In Armagnac, ducks outnumber people 30 to one, and it’s a fair bet that for many, their final stop will be La Bonne Auberge in the village of Manciet. It’s a restaurant that wears its 45 years on its sleeve, with the decor more a collection of memories than stylised design. Those memories belong to chef Joseph ‘Pepito’ Sampietro and his wife and front of house, Pepita. If the ducks had a choice, I think they’d actually want to end up here. Pepito is a master of his trade, who treats them with utmost respect.

Indeed, the parts that are often thrown out by other chefs are turned into headline acts on the menu, including duck tripe, which is marinated in red wine vinegar with leeks, carrots and thyme for around five days. Pepita reveals it with a flourish as she lifts its little china lid – the delicate crockery belying the richness of the tender duck within its red-wine stew. The tripe is a thing of splendour, even after a starter of slivers of rich duck carpaccio covered in healthy-sized slabs of salted foie gras, dressed with hazelnuts and what feels like some token greenery.

La Bonne Auberge is unashamedly old-school, and locals wouldn’t have it any other way, but Pepito has inspired at least one Michelin-starred chef, namely his son Eric, who runs La Table des Cordeliers at nearby Bas Armagnac. ‘It’s different,’ says Pepita simply. ‘But the basics are the same,’ interrupts Pepito. ‘He was influenced by what I make; he just puts it together his way – tripe, the foie gras, the magret [the breast of a duck raised to produce foie gras] is the Gascon way; it’s all the basis of Gascon cuisine.’

Eric does indeed do things a little differently. Pepito puts a fig in his foie gras; Eric does the same, but somehow he’s extracted even more sweet figgyness, and it’s topped with Floc de Gascogne (fortified regional wine) jelly for a boozy burst. It’s this attention to detail that twisted the Michelin man’s arm to give Eric a star in 2009.

A trained chocolatier, he also spent a year at Raymond Blanc’s Belmond Le Manoir aux Quat’Saisons in Oxfordshire, which helped him hone his craft. ‘I focus on one or two products in a dish, that’s it. Then it’s about the combinations of sugar and salt. That’s one thing I learnt from Mr Blanc – it’s about keeping it simple.’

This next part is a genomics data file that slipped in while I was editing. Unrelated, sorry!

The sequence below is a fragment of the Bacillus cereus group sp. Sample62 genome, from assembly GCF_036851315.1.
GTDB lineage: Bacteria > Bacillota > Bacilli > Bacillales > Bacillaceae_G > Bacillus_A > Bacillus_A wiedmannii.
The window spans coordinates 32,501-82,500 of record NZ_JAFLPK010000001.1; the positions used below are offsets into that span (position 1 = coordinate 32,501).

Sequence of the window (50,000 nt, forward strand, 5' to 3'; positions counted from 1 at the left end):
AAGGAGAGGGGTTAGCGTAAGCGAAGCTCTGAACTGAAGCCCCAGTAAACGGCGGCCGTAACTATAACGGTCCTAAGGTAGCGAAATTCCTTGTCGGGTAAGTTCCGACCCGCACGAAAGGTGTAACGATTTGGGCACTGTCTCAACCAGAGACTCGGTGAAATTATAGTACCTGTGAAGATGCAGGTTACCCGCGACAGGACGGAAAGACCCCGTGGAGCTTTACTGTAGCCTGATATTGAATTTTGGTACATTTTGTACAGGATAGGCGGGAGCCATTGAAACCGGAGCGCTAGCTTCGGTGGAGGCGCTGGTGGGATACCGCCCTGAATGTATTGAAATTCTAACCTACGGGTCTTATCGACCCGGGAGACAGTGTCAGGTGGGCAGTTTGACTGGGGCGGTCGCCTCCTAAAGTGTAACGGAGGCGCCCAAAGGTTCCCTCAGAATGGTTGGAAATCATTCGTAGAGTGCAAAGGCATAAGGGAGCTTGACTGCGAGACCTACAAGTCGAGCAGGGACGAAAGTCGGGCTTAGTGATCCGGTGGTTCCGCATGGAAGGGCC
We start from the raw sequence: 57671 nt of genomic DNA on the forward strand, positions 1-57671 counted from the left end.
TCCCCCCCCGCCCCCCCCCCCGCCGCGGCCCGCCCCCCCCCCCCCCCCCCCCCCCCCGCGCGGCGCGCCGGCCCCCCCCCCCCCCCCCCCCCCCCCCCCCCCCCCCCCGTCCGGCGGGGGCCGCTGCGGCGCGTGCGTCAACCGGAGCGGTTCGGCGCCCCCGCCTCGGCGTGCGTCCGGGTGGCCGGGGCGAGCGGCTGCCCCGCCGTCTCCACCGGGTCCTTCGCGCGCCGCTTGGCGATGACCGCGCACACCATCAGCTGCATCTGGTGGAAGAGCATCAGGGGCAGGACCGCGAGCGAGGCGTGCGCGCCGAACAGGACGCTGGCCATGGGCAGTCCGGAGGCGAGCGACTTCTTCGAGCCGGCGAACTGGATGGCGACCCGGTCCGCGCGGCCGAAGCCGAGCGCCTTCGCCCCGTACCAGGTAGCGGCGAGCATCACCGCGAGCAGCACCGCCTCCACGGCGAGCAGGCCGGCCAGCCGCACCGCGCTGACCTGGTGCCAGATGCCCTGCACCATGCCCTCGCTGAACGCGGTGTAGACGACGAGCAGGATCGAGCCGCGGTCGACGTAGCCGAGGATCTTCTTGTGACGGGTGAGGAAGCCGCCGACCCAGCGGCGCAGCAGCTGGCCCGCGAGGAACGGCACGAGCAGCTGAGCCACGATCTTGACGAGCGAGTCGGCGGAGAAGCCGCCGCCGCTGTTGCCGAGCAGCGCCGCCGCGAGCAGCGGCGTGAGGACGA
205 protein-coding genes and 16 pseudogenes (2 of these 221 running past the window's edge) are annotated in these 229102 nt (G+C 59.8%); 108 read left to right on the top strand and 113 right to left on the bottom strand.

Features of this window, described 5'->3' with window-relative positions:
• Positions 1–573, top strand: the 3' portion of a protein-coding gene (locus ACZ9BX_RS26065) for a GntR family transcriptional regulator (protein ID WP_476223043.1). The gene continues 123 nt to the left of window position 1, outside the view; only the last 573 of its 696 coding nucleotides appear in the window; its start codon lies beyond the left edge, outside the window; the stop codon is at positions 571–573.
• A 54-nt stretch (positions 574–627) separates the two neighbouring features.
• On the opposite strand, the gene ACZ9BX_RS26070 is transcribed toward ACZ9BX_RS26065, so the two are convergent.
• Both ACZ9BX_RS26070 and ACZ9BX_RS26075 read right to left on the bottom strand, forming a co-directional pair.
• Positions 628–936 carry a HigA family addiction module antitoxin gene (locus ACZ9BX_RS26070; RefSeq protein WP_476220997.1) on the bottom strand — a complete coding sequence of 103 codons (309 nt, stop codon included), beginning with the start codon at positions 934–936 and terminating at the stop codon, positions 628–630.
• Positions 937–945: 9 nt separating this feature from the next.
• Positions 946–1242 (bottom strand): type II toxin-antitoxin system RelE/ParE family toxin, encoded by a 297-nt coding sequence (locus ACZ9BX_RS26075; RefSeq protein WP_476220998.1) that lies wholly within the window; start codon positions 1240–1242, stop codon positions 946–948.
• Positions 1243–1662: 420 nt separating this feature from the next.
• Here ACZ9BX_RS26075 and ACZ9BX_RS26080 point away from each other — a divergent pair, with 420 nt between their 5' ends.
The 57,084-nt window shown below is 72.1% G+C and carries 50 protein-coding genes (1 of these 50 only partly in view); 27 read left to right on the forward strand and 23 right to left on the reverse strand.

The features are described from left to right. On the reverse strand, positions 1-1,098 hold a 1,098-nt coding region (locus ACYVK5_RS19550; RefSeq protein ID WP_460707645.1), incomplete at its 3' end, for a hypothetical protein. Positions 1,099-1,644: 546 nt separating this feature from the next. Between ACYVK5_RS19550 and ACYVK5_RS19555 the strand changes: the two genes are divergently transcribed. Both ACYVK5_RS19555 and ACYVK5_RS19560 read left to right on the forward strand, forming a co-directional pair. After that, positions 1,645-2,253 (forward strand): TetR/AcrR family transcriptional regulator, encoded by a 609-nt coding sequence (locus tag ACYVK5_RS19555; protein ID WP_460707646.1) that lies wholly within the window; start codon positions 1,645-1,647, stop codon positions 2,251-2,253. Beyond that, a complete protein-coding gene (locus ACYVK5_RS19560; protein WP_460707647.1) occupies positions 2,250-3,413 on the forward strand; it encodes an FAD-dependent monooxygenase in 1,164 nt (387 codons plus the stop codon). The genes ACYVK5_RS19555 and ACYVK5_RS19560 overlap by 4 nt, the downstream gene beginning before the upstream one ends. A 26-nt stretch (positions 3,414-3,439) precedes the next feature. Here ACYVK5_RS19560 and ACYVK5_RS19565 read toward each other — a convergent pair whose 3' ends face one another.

Here, local, seasonal produce dictates. A morning visit to the market can see Eric change his whole menu, and his small team will spend a frantic few hours working on new plates before opening. He has his own pig’s trotter dish – chopped finely and served with vegetables, shallots and garlic in a crépine (lace fat) parcel – but he knows another Gascon chef is the master in this field. ‘[Pierre] Koffmann is from here and I went to his restaurant La Tante Claire when I was very young, and all I remember was the pig’s trotter. I’ve been trying to do it ever since and never succeed, but the other day I met a chef who’d worked with him and he explained how to do it, so I’m going to try and master it.’

Should Eric nail that trotter, he could do far worse than visit his fellow Gascons Benoît and Audrey Bourrust, who breed the black Gascon pigs, a relative of the Spanish Iberian and responsible for some of the finest jamon north of Spain. Benoît’s 1.85m, 124kg frame, complemented by a fine set of cauliflower ears, give away the fact that he’s a rugby player. He played professionally for ten years for Cardiff and Sale, then two years ago, aged 30, he packed it in to run his wife Audrey’s family farm. ‘I was just fed up,’ he says. ‘For the past five years, Audrey had been staying here while I played abroad. I don’t miss it all.’ ‘He prefers being with the pigs than playing rugby – he gets very attached,’ says Audrey. Meanwhile, as if to prove the point, Benoît has picked up a piglet and is stroking it with sausage-like fingers.